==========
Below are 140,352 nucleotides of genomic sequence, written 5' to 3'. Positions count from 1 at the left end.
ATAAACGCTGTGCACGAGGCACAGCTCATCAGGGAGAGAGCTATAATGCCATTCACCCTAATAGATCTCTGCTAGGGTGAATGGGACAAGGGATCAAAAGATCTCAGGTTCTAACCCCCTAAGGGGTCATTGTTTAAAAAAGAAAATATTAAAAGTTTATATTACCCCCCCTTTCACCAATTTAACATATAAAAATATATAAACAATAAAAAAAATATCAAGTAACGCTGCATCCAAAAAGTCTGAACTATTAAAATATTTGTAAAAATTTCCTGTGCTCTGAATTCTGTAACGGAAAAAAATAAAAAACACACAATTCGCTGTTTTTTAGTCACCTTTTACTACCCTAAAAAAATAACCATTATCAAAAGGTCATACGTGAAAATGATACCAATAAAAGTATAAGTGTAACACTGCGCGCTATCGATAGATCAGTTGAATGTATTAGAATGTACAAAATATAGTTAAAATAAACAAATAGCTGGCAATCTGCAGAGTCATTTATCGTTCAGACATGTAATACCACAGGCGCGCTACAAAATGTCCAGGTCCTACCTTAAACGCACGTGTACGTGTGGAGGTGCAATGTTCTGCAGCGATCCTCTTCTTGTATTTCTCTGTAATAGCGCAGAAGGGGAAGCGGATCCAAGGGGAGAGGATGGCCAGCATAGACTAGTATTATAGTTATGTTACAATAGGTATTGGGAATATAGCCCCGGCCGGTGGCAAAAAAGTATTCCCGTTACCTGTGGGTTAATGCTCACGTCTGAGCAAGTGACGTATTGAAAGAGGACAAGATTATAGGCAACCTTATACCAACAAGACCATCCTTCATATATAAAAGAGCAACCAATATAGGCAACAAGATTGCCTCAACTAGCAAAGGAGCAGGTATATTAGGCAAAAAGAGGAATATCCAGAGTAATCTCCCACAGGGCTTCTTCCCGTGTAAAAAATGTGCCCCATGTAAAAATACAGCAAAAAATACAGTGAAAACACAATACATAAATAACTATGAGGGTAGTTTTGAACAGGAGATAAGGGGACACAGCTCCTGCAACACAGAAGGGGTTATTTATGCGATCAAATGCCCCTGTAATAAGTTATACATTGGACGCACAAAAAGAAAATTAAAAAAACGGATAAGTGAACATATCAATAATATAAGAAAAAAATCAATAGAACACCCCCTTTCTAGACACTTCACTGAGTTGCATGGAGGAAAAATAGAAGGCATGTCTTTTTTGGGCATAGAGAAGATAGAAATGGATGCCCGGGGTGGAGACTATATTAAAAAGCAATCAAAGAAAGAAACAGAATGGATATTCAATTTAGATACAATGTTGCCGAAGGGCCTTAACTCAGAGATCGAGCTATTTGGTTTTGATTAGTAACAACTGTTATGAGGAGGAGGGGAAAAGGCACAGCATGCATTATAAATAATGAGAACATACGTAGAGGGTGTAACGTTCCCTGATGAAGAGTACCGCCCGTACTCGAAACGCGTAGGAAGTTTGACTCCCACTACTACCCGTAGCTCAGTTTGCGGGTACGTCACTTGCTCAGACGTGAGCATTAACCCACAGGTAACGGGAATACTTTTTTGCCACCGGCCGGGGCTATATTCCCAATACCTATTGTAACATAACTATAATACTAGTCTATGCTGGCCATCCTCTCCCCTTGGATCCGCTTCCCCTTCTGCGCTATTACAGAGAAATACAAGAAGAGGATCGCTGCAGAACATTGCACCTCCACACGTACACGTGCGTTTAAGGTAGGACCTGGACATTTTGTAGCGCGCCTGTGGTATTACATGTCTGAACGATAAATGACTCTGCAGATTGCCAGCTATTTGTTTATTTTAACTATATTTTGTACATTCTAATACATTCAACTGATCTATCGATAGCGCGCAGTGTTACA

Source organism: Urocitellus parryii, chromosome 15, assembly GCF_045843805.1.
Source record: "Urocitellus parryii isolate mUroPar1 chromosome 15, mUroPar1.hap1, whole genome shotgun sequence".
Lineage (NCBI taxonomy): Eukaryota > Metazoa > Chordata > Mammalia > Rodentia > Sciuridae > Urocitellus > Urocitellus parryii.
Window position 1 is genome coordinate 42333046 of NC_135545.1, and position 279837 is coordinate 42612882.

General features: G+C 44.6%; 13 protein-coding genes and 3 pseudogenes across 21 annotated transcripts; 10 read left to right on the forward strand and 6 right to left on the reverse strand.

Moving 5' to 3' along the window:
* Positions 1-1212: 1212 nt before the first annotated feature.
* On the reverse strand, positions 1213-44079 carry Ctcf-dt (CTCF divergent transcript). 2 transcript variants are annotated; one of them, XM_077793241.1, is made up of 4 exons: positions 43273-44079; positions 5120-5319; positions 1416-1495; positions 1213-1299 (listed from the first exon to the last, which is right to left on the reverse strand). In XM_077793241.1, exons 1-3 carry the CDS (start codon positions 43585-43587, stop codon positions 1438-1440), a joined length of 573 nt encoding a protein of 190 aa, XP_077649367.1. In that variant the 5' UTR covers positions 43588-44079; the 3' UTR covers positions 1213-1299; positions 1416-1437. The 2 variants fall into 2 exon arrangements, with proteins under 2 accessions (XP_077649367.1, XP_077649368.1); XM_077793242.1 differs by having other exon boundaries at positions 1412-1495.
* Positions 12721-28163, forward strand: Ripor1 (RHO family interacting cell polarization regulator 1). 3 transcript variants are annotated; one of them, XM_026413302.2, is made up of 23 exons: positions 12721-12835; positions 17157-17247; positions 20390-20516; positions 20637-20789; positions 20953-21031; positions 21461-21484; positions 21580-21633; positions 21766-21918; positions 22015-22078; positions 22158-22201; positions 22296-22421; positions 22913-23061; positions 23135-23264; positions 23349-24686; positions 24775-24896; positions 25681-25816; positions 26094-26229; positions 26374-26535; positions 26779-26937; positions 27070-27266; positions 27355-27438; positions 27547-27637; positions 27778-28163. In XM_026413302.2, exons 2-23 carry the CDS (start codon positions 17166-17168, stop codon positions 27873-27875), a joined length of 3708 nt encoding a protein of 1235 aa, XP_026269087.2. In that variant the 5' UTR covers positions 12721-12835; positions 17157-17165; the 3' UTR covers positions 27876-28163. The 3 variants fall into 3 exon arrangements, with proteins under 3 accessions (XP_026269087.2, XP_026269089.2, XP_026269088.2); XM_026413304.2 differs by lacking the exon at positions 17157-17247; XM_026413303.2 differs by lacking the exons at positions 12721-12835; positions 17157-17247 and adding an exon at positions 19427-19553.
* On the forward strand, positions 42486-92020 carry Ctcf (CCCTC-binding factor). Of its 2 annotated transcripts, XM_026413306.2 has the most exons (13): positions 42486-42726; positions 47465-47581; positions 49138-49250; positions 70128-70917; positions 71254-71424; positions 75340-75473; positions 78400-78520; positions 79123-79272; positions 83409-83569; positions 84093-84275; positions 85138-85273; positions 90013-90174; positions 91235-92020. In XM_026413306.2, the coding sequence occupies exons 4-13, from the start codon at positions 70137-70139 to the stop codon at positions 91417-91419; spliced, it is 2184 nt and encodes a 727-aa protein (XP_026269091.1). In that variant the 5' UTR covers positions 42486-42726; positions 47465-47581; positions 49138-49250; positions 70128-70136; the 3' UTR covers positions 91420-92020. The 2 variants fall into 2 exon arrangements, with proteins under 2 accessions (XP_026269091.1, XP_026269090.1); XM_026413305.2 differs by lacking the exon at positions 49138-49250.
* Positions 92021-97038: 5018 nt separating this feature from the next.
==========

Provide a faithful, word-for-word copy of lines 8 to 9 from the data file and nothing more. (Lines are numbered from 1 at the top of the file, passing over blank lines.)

Moving 5' to 3' along the window:
* Positions 1-1212: 1212 nt before the first annotated feature.